I noticed the difference right away, virtually the first week after moving into my high-rise apartment in Bethesda, Maryland. Each morning I would take the elevator downstairs to walk to work. Most mornings I would arrive at the elevator at the same time as another young woman, about my age, and as we left the apartment building she was always headed in the same direction as me. The first few days I smiled at her and waited awkwardly in silence to reach the lobby. After about a week, when we got in the elevator I introduced myself and commented that it looked like we were walking to work in the same direction. We made small talk until we reached the lobby and then she said, “Have a good day” and sped off ahead of me. I never saw her again, and I lived there for two and a half years!  Obviously she didn’t want to chat with me in the elevator each morning or walk with me into downtown Bethesda, so she altered her morning schedule to avoid me. In the inimitable words of Dorothy, “Toto, I’ve a feeling we’re not in Kansas anymore”.

I experienced this same distant behavior frequently in my early years living in the DC area. Some people speculate that it is because of the transient nature of the area, with people coming to DC to work on Capitol Hill, with the military, or at NIH. Even if they stay in the area long-term, living in the immediate suburbs is expensive and stressful, so most people move farther out where they can afford to buy a house and start a family. Once my husband and I had a family of our own and our girls were in school, we found friends amongst the parents of their friends as well as from people we saw at Mass every Sunday. Little by little we made ourselves at home here, but still something was lacking.

Food is the main tool I have used to bridge the gap between my southern upbringing and my life as a transplanted “Yankee”. (I know that there are those of you who will say that Marylanders are not Yankees but one of my father’s first comments after being told we were expecting his first grandchild was, “Damn, a Yankee grandchild!”) At my first job in Bethesda, I became the go-to person for desserts. I would surreptitiously find out the favorite cake or pie of my co-workers and bring it in on their birthdays. Eventually, I had people making special requests: red velvet cake with cream cheese frosting, carrot cake with coconut-pecan frosting, Mississippi mud cake, Italian cream cake, Louisiana bread pudding with hard sauce, German chocolate cake, peanut butter fudge, chocolate pecan pie, mini-cheesecakes, triple fudge brownies—these are all tried and true favorites in my trusty three-ring binder of dessert recipes.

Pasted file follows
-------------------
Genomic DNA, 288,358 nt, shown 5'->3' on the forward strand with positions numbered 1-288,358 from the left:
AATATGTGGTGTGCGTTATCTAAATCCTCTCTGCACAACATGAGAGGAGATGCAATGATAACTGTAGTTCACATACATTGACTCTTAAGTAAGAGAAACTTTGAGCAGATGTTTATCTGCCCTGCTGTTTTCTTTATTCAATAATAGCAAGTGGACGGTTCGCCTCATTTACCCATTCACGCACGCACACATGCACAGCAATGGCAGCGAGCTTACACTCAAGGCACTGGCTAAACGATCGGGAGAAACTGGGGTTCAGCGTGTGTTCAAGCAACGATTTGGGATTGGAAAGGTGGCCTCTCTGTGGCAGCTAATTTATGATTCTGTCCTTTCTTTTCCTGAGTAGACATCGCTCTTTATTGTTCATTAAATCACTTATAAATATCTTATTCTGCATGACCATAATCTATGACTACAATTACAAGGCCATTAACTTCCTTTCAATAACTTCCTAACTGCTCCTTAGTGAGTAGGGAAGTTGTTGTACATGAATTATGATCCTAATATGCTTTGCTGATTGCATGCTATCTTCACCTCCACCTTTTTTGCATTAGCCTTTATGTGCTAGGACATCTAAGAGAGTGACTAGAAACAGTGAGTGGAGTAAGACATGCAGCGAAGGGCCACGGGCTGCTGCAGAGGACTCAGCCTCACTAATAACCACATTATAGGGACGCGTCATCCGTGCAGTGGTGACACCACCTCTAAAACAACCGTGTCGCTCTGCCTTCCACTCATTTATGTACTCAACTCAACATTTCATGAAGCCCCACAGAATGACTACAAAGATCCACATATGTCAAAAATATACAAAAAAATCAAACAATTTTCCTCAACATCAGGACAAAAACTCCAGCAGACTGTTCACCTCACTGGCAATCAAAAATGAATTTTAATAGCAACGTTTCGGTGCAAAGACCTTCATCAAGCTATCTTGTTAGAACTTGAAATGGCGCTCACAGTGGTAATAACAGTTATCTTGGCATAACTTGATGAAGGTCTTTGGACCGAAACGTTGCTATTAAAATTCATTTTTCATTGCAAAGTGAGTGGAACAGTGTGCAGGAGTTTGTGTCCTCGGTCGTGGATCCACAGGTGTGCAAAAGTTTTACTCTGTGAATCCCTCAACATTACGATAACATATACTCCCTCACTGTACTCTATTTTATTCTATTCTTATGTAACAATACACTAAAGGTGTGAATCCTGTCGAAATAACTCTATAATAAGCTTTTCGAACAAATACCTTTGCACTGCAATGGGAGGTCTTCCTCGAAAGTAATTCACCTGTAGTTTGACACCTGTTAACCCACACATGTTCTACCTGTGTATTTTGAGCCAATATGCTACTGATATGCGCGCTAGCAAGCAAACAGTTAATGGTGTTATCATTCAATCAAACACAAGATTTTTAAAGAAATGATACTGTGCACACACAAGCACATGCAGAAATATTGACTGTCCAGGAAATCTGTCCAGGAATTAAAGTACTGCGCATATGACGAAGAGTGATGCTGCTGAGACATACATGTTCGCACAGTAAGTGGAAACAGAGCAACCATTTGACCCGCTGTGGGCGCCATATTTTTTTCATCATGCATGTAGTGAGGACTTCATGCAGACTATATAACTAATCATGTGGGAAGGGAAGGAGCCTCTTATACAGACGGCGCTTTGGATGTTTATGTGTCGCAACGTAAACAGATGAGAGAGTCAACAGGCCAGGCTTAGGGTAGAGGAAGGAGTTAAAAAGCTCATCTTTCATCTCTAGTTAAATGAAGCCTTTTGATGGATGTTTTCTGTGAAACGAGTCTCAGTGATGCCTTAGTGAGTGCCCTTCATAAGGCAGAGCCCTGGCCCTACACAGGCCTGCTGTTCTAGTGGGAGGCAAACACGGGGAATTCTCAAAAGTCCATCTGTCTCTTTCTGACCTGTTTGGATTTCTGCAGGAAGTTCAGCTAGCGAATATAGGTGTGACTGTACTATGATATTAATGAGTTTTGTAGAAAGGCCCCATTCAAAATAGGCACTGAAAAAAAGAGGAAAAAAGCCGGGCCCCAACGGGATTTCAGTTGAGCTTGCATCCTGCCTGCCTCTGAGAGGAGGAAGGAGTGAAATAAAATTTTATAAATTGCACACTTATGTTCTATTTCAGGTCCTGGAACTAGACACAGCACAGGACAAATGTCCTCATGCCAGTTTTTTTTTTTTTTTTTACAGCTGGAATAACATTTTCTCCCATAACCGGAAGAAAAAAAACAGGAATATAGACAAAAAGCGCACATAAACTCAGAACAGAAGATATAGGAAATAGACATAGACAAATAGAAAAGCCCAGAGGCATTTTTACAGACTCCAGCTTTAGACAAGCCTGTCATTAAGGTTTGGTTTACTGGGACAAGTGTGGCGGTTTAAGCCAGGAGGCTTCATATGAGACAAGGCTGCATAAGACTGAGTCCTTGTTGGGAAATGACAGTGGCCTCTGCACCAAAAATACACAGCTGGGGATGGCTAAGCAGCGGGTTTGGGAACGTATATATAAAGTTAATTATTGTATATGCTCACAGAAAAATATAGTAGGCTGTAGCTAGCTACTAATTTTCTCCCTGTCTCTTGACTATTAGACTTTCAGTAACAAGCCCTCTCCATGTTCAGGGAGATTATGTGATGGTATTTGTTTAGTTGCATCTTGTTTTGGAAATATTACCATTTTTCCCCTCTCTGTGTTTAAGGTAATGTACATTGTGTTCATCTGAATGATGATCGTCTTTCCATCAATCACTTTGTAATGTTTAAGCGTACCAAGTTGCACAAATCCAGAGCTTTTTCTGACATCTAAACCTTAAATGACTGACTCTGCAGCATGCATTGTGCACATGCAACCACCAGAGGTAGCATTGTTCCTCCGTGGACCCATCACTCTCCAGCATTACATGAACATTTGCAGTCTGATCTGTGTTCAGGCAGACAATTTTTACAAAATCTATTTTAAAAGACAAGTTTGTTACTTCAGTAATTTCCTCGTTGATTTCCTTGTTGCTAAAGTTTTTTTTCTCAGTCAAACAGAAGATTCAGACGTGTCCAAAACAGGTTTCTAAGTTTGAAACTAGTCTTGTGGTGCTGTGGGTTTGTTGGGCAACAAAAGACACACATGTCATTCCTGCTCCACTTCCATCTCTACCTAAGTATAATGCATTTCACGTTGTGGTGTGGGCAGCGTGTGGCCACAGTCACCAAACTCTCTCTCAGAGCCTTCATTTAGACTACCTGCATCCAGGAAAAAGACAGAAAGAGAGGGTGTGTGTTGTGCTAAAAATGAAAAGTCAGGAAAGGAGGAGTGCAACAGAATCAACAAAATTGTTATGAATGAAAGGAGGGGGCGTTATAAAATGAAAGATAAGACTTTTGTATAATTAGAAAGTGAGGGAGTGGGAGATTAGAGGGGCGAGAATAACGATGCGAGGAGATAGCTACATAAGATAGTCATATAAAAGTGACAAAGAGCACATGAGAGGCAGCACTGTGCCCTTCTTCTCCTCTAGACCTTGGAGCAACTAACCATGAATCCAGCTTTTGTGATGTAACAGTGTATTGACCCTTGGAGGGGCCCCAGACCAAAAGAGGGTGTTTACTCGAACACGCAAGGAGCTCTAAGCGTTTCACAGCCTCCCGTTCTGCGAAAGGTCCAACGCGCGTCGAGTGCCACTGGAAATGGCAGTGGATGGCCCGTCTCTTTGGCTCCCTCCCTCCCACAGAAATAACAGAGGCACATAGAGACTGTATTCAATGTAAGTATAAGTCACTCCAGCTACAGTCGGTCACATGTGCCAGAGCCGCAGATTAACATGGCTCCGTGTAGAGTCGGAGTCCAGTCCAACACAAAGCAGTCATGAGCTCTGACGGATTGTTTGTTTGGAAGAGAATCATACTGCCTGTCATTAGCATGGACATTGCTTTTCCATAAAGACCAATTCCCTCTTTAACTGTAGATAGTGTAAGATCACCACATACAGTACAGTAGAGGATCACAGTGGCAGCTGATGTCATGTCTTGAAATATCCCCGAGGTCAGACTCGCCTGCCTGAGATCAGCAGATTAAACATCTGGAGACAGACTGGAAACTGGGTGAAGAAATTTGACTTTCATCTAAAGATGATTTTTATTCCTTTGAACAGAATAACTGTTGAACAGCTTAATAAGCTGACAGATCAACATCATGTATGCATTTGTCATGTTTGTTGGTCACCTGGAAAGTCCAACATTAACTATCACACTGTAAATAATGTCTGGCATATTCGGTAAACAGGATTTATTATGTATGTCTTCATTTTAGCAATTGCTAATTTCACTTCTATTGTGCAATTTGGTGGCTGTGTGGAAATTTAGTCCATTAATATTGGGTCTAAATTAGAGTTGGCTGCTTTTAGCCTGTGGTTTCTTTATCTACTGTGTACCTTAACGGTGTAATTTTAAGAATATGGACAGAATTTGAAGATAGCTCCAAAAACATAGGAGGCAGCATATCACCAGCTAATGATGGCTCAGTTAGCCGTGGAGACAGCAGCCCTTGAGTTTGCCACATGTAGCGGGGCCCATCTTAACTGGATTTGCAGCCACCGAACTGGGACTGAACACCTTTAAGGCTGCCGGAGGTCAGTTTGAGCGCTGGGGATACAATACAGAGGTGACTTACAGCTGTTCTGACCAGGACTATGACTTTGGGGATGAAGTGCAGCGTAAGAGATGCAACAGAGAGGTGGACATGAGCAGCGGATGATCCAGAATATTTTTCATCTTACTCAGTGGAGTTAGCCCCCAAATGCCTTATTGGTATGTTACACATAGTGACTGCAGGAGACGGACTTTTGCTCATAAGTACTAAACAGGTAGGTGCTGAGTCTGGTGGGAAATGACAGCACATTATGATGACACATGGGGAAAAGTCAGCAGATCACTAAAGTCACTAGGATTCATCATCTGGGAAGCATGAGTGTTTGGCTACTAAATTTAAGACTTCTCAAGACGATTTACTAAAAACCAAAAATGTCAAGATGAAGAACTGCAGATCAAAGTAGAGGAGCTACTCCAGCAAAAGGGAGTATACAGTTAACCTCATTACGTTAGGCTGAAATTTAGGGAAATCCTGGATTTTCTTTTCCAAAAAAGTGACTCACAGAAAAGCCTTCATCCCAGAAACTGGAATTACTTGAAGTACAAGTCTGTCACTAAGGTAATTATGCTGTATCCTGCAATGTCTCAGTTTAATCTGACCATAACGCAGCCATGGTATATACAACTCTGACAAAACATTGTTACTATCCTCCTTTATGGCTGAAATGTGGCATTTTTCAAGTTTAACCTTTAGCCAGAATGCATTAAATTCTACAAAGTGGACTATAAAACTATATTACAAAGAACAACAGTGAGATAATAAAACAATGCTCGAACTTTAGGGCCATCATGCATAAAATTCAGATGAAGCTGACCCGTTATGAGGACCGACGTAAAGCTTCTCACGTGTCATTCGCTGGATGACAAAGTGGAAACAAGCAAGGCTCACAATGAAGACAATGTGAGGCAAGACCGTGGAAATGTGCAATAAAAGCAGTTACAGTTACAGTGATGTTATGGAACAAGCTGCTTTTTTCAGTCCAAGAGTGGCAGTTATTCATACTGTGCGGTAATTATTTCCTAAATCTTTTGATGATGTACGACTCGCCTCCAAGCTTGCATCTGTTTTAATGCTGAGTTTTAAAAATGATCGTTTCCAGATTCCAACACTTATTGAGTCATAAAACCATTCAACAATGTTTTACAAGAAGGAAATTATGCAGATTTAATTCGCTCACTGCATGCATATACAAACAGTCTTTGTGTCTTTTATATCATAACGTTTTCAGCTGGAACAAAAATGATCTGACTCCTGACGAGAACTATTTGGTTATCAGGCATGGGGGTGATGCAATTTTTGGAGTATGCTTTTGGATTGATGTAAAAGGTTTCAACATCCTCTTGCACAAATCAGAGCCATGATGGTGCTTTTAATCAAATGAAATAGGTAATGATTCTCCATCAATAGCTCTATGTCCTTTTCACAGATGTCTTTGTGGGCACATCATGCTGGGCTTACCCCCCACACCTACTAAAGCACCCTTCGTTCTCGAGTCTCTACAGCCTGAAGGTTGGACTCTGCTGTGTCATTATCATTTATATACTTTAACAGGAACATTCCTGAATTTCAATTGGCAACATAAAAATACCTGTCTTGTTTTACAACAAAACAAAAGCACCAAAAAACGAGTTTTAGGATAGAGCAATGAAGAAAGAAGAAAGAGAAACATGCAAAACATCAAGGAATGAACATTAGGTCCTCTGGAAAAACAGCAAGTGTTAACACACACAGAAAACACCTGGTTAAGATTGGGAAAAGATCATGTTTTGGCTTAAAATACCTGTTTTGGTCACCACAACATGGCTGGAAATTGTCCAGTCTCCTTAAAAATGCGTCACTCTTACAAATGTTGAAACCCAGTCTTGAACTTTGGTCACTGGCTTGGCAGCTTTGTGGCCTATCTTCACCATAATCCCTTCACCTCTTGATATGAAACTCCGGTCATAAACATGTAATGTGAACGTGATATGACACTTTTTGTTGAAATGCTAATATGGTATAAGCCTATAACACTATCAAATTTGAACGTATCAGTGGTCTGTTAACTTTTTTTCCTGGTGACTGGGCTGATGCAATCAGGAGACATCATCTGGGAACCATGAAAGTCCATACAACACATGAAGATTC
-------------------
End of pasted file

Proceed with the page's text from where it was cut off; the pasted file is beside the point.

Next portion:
In the south we have a tradition of bringing a hot meal to a family whenever they are in need: the birth of a child, the death of a loved one, recovering from surgery, moving into a new home, etc. Now, I know that this tradition is not exclusive to the south, and I myself have been the recipient of such kindness over the years here in Maryland. When we purchased our first home and moved in, the lady who was our home day care provider, almost like family to us, prepared a casserole of chicken cordon bleu for our first night in our new house. Yes, we ate it sitting on the floor gathered around the coffee table in the den, off of paper plates, surrounded by boxes and moving crates, but it was absolutely delicious and so appreciated. When I had the shingles in 2006, a good friend showed up at my door with a tray of Italian doughnuts: fried dough, piping hot and covered in sugar. If you haven’t experienced shingles (lucky you) you can’t even imagine how wonderful and comforting that tray of fried dough was—pure heaven. A year later, when my mom passed away, another dear friend dropped off a large container of her famous chicken salad with grapes, a platter of croissants, and a dessert. We had several great meals from that delivery, and while not strictly speaking a hot meal, one of the blessings of having a croissant stuffed with yummy chicken salad for dinner is that there are virtually no dishes to wash after.

For several years I made a large pan of lasagna to bring to friends. It seemed like the perfect meal: lasagna, garlic bread, and a salad. Now, I married an Italian and I love to eat at Italian restaurants, but otherwise I have no direct ties to that cuisine. I’m not even sure I like my lasagna so why was I cooking it for friends? Then, I switched to roasted Cornish hens on a bed of wild rice, a lovely meal, but surprisingly even people who love chicken are not a fan of the miniature gamy birds. Finally, it hit me—why not cook from my own roots? A pan of chicken jambalaya, a salad, and a baguette make a wonderful dinner, easy to transport and easy to reheat by the serving in the microwave. turkey and sausage gumboI recently took dinner to a friend who was recovering from surgery, offering a big pot of chicken and sausage gumbo, potato salad, rice for the gumbo, and triple fudge brownies for her kids.